There are scores of casing collar locator (CCL) designs and variations, but all modern designs use coils and
permanent magnets. Most CCLs use a single coil, while a few use two or more coils. The coils are very simple devices consisting of nothing more than thousands of wraps or turns of fine
magnet wire wound on a steel spool or mandrel, sometimes referred to as the coil form. The inner wire end is usually grounded to the spool by one method or another, but a few versions terminate both coil ends in lead wires (coil isolated from ground). Some sort of insulating material is ordinarily installed on the inside faces of the spool flanges, and less commonly on the inner spool diameter if the inside winding termination is brought out as a second lead. An insulated wire (usually Teflon) is attached to the outer end of the magnet wire and the assembly is wrapped in
Teflon tape usually, but Polyester (Mylar), Polyimide (Kapton), or Glass Cloth tapes are also used. A few manufacturers potted their coils in epoxy, or used "wet winding" where a bonding agent fuses the windings together; both are nightmares when rewinding is necessary.
AnaLog Services, Inc. rewinds all types of CCL coils using only the best materials with proper tensioning to insure long coil life. We also offer a proprietary resin impregnated coil for the most demanding shooting CCL applications, but this extraordinary measure is seldom necessary. See
Coil Winders, Dereelers, and Tensioners for a look at some of the equipment we use to wind CCL coils.
Coils that are "perfect wound" (technically called orthocyclic winding) are aesthetically pleasing, but random wound coils work just as well. Perfect or orthocyclic winding yields a higher copper density (maximum number of turns per unit volume) than any other winding method, approaching a theoretical maximum of 90.6% for a large number of wraps. By comparison, square lay (where successive layers rest directly on the turns of the layer below) achieves only 78.6% fill efficiency, but random winding (also called scramble or scatter winding) can achieve approximately 84% fill efficiency. Clearly the advantage of orthocyclic winding over random winding is relatively trivial for most CCL coils. A true orthocyclic wound CCL coil is seldom seen since perfect winding becomes increasingly difficult with smaller wire gauges. Proper wire tension must be maintained when CCL coils are wound if there is to be any chance of coming close to a perfect wound coil, and to insure long coil life, especially for shooting CCL coils. See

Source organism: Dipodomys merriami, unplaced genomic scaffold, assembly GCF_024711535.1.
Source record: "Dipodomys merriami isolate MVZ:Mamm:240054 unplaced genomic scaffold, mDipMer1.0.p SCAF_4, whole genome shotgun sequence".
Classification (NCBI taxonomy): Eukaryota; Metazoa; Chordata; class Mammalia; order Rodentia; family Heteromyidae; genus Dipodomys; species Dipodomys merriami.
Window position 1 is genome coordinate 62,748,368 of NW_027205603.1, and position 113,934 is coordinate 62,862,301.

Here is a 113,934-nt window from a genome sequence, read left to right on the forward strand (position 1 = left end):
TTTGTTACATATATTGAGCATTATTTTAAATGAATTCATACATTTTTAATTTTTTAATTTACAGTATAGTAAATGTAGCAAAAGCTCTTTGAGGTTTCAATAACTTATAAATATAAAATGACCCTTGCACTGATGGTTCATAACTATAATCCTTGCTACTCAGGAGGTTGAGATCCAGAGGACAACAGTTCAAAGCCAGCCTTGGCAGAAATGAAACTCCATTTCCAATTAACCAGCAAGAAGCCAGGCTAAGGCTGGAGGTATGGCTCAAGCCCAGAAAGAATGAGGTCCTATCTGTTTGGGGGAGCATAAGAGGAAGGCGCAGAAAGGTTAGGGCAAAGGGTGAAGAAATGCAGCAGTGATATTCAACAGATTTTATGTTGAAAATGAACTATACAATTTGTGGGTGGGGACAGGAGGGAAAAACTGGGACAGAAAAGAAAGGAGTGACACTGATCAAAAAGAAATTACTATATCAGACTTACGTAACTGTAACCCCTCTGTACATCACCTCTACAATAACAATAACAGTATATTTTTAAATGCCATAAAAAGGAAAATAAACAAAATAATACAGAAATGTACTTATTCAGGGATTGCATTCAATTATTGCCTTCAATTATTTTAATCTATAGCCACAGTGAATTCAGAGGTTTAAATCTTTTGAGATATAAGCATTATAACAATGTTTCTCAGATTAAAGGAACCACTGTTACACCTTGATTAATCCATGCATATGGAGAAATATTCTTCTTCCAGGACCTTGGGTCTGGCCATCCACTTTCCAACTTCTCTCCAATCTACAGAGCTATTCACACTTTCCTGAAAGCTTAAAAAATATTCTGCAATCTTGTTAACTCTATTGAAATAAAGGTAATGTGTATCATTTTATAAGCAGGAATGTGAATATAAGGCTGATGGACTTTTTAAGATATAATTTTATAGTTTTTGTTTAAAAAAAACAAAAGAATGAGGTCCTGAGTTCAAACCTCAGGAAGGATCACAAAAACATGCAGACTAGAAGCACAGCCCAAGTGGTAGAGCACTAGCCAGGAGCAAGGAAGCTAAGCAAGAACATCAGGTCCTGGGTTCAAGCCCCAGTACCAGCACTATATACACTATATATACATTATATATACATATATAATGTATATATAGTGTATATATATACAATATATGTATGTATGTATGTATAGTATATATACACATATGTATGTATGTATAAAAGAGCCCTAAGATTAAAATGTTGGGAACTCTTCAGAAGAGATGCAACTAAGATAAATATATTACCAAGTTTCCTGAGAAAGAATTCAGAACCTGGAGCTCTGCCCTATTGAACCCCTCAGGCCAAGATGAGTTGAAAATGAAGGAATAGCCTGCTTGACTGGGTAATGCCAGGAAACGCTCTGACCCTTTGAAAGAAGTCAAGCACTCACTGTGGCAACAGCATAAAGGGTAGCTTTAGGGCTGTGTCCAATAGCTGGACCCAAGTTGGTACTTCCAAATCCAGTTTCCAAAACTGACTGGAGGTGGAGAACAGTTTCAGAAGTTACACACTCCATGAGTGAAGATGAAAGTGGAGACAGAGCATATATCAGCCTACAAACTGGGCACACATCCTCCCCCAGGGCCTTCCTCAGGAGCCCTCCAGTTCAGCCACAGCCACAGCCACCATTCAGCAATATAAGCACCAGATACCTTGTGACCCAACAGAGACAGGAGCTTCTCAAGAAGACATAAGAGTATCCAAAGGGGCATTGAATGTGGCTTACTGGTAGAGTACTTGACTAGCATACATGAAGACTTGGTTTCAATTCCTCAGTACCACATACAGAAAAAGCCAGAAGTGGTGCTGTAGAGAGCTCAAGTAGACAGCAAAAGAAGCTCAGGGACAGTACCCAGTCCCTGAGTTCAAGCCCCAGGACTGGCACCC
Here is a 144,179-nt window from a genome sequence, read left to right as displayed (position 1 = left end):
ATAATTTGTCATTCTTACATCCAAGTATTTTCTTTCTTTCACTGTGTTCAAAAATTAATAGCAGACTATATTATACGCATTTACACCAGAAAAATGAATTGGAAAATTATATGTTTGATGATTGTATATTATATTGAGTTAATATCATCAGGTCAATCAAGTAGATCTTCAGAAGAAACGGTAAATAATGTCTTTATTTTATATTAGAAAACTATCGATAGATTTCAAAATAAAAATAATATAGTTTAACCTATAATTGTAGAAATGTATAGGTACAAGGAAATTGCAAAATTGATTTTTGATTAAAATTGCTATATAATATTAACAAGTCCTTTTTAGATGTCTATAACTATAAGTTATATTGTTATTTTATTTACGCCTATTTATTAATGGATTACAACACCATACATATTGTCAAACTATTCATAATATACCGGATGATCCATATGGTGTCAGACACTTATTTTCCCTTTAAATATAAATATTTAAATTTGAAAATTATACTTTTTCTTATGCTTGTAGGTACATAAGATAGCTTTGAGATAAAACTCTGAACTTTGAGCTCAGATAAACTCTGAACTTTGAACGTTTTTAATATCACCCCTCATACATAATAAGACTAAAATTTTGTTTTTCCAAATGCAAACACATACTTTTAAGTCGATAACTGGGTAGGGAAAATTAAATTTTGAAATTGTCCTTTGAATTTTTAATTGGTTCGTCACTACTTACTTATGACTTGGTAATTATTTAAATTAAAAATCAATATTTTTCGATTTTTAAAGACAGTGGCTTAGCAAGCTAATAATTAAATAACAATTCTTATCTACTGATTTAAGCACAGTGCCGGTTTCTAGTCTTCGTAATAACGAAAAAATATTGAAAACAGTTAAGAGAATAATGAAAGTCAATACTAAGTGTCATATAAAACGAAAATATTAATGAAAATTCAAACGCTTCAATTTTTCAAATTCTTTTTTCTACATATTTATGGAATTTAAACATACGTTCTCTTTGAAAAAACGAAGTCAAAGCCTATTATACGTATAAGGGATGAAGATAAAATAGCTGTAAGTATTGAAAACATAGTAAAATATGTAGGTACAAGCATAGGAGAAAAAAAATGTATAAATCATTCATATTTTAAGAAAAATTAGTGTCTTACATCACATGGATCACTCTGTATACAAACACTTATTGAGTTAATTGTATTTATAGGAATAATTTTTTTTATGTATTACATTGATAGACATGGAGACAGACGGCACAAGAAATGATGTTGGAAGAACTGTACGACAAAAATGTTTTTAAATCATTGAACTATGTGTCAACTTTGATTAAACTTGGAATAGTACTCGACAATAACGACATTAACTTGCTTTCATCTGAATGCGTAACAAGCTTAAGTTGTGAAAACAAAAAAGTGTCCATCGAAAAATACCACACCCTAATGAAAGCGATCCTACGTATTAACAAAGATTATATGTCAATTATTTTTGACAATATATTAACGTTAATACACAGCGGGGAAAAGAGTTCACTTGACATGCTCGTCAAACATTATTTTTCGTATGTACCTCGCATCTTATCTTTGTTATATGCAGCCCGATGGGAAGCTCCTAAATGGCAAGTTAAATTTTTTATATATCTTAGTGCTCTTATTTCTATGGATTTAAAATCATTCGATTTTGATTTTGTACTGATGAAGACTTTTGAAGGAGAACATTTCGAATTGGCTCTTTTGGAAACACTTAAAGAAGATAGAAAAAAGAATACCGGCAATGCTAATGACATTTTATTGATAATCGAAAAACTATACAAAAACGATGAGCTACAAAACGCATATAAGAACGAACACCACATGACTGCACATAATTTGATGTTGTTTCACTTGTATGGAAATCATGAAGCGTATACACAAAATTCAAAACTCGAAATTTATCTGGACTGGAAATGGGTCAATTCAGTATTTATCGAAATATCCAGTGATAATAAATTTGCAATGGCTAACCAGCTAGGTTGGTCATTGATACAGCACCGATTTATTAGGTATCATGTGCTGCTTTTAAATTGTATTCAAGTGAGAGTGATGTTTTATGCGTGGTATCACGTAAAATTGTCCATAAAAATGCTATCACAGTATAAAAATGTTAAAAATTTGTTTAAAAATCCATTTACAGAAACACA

CCL Magnet Wire Trivia for more information on magnet wire and wire tensioning.
Coil health can best be evaluated with resistance measurements. Measure the resistance from the spool or mandrel (ground) to the insulated wire connected to the coil, or between the insulated leads if the coil is the two lead type. The coil must be stationary, and no metal should be moved near the coil especially if the magnets are in place; otherwise, wild variations in observed resistance may occur. Shooting CCL coil resistance is typically lower than logging CCL coil resistance. Shooting CCL coil resistance ranges from maybe 1,000 to 2,000 ohms (1-2kW) with a few manufacturers offering higher resistance coils, while logging CCL coil resistance ranges from maybe 2,000 to 5,000 ohms (2-5kW). For example, the CCL coil resistance in a 1-11/16 inch GO COSMOS tool is normally around 3.5kW.
GO/MLS (and perhaps other manufacturers in a few cases) inadvertently created a shorted winding in the CCL coils used in COSMOS tools, and some of their other CCL products. The green Teflon lead wire was stripped far enough back to make a full loop around the windings on top of a wrap of high temperature tape in a slight depression created during the winding process, and was soldered to itself. While this solution is mechanically strong and gives a stable point for connection of the fragile magnet wire end, it does create an undesirable shorted winding. While it is unlikely that this practice significantly reduces coil sensitivity, it does have some effect and should be avoided. If these CCLs must be serviced, the shorted winding should be removed.